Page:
‘No Other Option’

Iran gets about $3.4 billion of oil revenue a month, and almost half of that is accumulating in escrow accounts in those countries, suggesting that Iran is struggling to find goods there that it wants to import, Dubowitz and Ziemba said.

With trade links to Europe shut off, the shift in Iran’s imports is visible in the shopping streets of Tehran. The Amin-Hozor neighborhood is full of appliance stores that mostly stock Chinese goods, with the European brands that Iranians once preferred becoming increasingly scarce. “It seems like there’s no other option in Iran,” said Akbar, 55, the owner of one of them, as he slapped price tags on washing machines and dishwashers.

Jafar, 35, a salesman in one of the largest shops, said the import of “high-quality goods” decreased sharply, though there’s no shortage of Iranians ready to pay for them even with inflation above 40 percent. He said some German brands are still available, though those products actually come from Turkey.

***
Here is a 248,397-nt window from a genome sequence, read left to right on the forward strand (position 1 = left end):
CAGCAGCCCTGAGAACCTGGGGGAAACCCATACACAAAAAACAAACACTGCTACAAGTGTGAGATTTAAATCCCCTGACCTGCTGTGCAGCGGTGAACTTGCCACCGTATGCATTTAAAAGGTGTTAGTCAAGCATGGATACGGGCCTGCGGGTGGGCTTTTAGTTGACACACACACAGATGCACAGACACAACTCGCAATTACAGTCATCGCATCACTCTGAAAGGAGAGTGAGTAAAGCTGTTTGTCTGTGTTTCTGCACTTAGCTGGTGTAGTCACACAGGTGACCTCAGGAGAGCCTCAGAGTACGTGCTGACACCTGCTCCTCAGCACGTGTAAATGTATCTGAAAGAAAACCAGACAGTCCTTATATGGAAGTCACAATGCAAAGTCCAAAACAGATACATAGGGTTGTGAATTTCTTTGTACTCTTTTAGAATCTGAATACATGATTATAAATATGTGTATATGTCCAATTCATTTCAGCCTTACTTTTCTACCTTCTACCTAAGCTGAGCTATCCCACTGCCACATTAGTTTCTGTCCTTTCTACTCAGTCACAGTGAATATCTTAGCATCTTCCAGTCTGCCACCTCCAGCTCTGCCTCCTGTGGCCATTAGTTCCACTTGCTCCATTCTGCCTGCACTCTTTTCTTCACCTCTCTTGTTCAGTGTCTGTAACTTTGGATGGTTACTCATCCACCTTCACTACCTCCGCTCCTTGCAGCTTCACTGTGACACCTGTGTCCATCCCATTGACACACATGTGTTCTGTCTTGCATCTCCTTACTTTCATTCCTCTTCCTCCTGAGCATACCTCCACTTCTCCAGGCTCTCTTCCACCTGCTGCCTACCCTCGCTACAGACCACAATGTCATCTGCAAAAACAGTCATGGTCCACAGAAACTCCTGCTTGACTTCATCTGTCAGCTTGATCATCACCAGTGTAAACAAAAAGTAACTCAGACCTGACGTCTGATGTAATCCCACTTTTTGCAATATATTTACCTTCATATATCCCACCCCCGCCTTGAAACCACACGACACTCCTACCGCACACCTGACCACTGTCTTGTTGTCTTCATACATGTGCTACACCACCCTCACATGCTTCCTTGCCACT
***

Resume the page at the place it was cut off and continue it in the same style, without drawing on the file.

It will take more than a drop in the quality of appliances to force a change in Iranian policy, said Djavad Salehi-Isfahani, an economics professor at Virginia Tech in Blacksburg.

Bearable Hardships

“Iranians complain about stores full of Chinese goods that are inferior in quality, but that’s not the end of the world,” he said. “These are not the kind of hardships to force the government to swallow its pride and make concessions in the nuclear talks.” Salehi-Isfahani calculates that Iran can finance about 18 months of imports.

Iran is classified as a mid-income country by the World Bank. Its per-capita economic output of $13,000 at purchasing-power parity is double Egypt’s and only about 15 percent below Turkey’s, according to the IMF. On that measure, it ranked 78th among 183 countries, according to IMF data from April.